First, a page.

(ii.) The law of indices (positive integral indices only) follows at once from the definition of a^{2}, a^{3}, a^{4}, . . . as abbreviations of a.a, a.a.a, a.a.a.a, . . ., or (by analogy with the definitions of 2, 3, 4, . . . themselves) of a.a, a.a^{2}, a.a^{3}, . . . successively. The treatment of roots and of logarithms (all being positive integers) belongs to this subject; a＝ being the inverses of n＝a^{p} (cf. §§ 15, 16). The theory may be extended to the cases of p＝1 and p＝0; so that a^{3} means a.a.a.1, a^{2} means a.a.1, a^{1} means a.1, and a^{0} means 1 (there being then none of the multipliers a).
The terminology is sometimes confused. In n＝a^{p}, a is the root or base, p is the index or logarithm, and n is the power or antilogarithm. Thus a, a^{2}, a^{3}, . . . are the first, second, third, . . . powers of a. But a^{p} is sometimes incorrectly described as “a to the power p”; the power being thus confused with the index or logarithm.
(iii.) Scales of Notation lead, by considering, e.g., how to express in the scale of 10 a number whose expression in the scale of 8 is 2222222, to
(iv.) Geometrical Progressions.—It should be observed that the radix of the scale is exactly the same thing as the root mentioned under (ii.) above; and it is better to use the term “root” throughout. Denoting the root by a, and the number 2222222 in this scale by N, we have
N＝ 2222222.
aN＝22222220.
Thus by adding 2 to aN we can subtract N from aN+2, obtaining 20000000, which is＝2 . a^{7}; and from this we easily pass to the general formula for the sum of a geometrical progression having a given number of terms.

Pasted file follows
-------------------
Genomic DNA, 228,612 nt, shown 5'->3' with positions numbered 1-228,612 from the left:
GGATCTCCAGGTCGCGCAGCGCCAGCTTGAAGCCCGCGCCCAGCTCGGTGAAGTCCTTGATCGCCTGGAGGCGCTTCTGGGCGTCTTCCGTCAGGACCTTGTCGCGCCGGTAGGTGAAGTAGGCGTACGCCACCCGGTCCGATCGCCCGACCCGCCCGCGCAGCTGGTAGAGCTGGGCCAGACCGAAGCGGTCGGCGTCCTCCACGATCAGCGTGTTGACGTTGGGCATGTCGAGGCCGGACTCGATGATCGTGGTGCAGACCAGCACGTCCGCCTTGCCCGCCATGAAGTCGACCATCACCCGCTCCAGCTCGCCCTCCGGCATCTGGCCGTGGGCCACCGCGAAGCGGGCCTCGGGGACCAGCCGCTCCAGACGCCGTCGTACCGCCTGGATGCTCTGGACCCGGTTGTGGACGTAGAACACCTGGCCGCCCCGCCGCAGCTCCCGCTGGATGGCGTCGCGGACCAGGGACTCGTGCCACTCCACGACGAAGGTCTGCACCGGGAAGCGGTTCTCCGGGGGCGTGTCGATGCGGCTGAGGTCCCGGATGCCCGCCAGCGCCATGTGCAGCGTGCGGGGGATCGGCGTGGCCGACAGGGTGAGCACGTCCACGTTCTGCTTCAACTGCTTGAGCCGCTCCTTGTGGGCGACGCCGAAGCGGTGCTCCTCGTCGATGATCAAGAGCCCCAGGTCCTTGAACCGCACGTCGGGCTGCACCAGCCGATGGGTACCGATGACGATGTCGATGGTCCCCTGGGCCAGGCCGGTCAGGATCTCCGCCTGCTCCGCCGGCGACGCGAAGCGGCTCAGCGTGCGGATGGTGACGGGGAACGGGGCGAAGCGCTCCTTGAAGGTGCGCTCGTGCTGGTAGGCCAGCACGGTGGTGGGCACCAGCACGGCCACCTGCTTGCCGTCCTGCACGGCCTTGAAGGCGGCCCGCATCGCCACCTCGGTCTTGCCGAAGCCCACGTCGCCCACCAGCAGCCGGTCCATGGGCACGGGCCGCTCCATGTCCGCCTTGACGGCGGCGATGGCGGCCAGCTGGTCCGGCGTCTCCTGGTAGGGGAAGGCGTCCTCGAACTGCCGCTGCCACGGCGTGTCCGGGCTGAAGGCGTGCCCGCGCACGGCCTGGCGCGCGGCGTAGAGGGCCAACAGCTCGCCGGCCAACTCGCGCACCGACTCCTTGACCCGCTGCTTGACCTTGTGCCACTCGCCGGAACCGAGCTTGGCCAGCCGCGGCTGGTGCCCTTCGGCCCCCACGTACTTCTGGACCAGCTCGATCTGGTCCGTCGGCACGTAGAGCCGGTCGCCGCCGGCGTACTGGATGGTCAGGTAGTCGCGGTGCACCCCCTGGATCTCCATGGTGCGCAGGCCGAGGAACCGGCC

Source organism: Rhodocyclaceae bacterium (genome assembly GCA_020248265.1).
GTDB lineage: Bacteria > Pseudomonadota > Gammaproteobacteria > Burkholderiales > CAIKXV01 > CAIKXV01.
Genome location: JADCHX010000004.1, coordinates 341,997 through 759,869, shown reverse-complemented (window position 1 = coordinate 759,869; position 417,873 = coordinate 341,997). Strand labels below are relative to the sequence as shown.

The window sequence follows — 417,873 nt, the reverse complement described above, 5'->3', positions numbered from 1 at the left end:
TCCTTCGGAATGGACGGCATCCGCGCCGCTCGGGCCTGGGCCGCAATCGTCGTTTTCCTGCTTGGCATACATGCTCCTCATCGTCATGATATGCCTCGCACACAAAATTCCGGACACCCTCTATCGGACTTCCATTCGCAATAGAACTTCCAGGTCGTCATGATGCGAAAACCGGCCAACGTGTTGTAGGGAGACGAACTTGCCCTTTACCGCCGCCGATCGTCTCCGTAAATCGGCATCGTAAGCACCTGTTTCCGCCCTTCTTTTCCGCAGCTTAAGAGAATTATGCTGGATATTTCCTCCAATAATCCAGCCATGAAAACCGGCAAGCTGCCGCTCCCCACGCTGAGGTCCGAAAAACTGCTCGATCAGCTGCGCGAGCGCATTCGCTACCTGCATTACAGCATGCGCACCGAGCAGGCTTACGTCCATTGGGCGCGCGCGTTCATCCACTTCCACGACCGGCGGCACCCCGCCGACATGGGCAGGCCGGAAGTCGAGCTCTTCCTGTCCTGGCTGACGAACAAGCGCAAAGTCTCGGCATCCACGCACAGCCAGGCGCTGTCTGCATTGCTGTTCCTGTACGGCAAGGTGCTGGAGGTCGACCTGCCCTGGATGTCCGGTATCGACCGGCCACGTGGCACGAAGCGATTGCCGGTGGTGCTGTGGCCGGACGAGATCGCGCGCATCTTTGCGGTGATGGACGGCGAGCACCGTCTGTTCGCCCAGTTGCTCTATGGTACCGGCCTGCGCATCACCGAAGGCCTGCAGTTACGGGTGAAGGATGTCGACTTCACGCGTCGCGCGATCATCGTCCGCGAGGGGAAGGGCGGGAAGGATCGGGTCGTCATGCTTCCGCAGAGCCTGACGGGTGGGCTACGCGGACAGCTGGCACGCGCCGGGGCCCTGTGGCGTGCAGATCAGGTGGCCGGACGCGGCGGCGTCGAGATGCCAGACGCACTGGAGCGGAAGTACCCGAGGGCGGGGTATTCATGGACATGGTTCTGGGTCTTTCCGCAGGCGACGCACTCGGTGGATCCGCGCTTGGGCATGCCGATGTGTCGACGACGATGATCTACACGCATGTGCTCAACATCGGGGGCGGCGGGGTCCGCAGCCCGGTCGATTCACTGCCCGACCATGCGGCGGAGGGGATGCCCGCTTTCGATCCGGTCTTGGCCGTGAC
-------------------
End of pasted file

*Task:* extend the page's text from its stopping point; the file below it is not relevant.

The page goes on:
(v) Permutations and Combinations may be regarded as arithmetical recreations; they become important algebraically in reference to the binomial theorem (§§ 41, 44).
(vi.) Surds and Approximate Logarithms.—From the arithmetical point of view, surds present a greater difficulty than negative quantities and fractional numbers. We cannot solve the equation 7s.+X＝4s.; but we are accustomed to transactions of lending and borrowing, and we can therefore invent a negative quantity −3s. such that −3s.+3s.＝0. We cannot solve the equation 7X＝4s.; but we are accustomed to subdivision of units, and we can therefore give a meaning to X by inventing a unit 17s＝1s. such that 7×17s＝1s., and can thence pass to the idea of fractional numbers. When, however, we come to the equation x^{2} = 5, where we are dealing with numbers, not with quantities, we have no concrete facts to assist us. We can, however, find a number whose square shall be as nearly equal to 5 as we please, and it is this number that we treat arithmetically as √5. We may take it to (say) 4 places of decimals; or we may suppose it to be taken to 1000 places. In actual practice, surds mainly arise out of mensuration; and we can then give an exact definition by graphical methods.